Home isn’t always where the heart is. It certainly isn’t when you’ve gone 306 days without out a win there.
By the time the Bristol City game rolls around, that will take us to 316 days and facing a side who have improved massively since last season and have looked in impressive with it.
There are only two more games against Bolton and Millwall after that to save the club from the ignominy go going a full calendar year without winning at home and that will be something Simon Grayson will not want to happen whilst he’s at the helm.
Granted, he’s been responsible for the side for barely three months of that record but football rarely tends to do context so it will still become stain on his time here regardless.
This wasn’t the deal though, was it? We resigned ourselves to a life in the Championship consoled in the knowledge that we might be going down but at least we’ll actually win some games this season, right? You can insert the wrong answer sound effect from Family Fortunes here if you like.
So how can we turn things around? Well, it’s very difficult. It’s a conundrum that has so many possible answers that you just have to start at the beginning and see what works for your side.
I’ve never been in a side that has gone this long without winning at home but across the course of a career in football, you experience many peaks and troughs. Some peaks are higher than others, some troughs become chasms, but how you deal with them is crucial to how long they last.
Some people dismiss momentum but like a runaway train, these bad runs do gather pace. Tension increases the longer they stretch and despite the new faces that litter the side now, the sense of anxiety running through it it still remains.
It happens to the best of players who find themselves amongst a collective slump and the solution is far less simpler than it can seem from the outside.
It takes more than working harder, it takes more than narrowing your focus, it takes more than just willing to do well. It’s not just about working tirelessly on the training ground, you have to work smarter too but when players are in a negative mental state and poor form, more work in training is just emphasising what’s wrong in their game. It’s the psychological aspect that is hardest to overcome and it’s important to get those players with right frame of mind so that the work done is productive.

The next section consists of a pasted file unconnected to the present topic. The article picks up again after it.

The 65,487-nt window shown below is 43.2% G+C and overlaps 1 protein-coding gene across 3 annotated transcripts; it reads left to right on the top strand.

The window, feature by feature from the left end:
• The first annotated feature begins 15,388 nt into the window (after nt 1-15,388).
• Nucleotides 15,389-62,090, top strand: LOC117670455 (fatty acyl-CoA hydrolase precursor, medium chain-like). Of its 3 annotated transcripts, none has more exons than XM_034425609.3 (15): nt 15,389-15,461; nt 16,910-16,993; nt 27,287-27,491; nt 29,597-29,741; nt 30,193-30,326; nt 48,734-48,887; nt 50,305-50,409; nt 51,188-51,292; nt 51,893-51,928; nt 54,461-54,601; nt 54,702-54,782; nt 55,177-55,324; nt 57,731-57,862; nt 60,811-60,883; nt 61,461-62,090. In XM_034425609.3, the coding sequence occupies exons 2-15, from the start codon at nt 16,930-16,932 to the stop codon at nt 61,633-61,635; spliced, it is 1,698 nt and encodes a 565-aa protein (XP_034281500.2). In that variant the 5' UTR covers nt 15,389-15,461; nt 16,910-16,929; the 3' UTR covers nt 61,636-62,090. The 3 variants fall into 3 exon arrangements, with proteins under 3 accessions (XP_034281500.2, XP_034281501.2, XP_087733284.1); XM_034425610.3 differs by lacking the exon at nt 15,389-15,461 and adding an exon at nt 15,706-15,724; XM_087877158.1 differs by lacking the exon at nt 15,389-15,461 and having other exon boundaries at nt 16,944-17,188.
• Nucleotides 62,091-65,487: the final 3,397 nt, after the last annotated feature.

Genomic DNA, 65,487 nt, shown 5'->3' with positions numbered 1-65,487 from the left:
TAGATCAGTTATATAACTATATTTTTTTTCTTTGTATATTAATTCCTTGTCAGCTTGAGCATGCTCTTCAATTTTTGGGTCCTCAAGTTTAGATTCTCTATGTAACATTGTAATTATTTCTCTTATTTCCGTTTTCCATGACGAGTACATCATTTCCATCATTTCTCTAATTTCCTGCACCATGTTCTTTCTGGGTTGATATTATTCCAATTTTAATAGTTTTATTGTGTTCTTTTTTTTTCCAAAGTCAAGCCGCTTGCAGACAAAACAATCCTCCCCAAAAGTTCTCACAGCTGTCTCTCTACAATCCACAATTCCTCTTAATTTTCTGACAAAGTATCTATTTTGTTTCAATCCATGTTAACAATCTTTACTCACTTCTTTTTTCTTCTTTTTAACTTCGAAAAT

To turn bad situations around requires the ability to delude yourself about how well things are going. You have to lie to yourself to make you believe that all is not lost, because deep down, you’re doubting yourselves and all around you.
That’s when you see managers in post match press conferences and wonder whether they were watching the same game as you. It isn’t always an exercise in spin for them, trying to convince everyone else that, actually, their team didn’t play as bad as everyone thinks. They’re trying to convince themselves too.
The thing is, however many times you try to convince yourself that today is the day when you put that record to bed, there’s always that nagging feeling at the back of your mind that the world is conspiring against you.
As a player, you have to be honest with yourself and that’s OK up to a certain point before you start beating yourself up too much and it becomes damaging.
You begin to examine every single part of your life and look for reasons why you’re not performing.
You constantly question the minute details of what you do. You ask yourself if you’re sleeping enough and start taking afternoon naps in the hope you’ll be more refreshed the next day. Meal times become an intricate operation of planning and anything that isn’t viewed as healthy isn’t worth the guilt that eating it brings.
Then you question whether you are too concentrated and focused on your work that it’s making you too tense, so you think of ways to relieve yourself of the stress of what is happening on the pitch and take your mind off it.
It’s not just the players that are affected either. You can see when the stress starts getting to managers too. You can visibly see the doubts beginning to seep in and they start to alter their weekly routines. First they try to be nice to you and give you an extra day off here and there to see if the time away from the training ground changes things. Then they get tough and suddenly you find yourself in training on a Sunday morning.
For reasons unbeknown to me, some managers are under the impression that taking the team paintballing was a cure for a team’s bad form. I hated paintballing too. The first time I ever went, I climbed over the perimeter fence to lay down behind a fallen tree and went to sleep for an hour. It just wasn’t my thing.
So basically what I’m saying is if you see a picture of the Sunderland players wearing camouflage outfits and protective masks, thats the time to really start worrying. That’s when you know we’re in big trouble.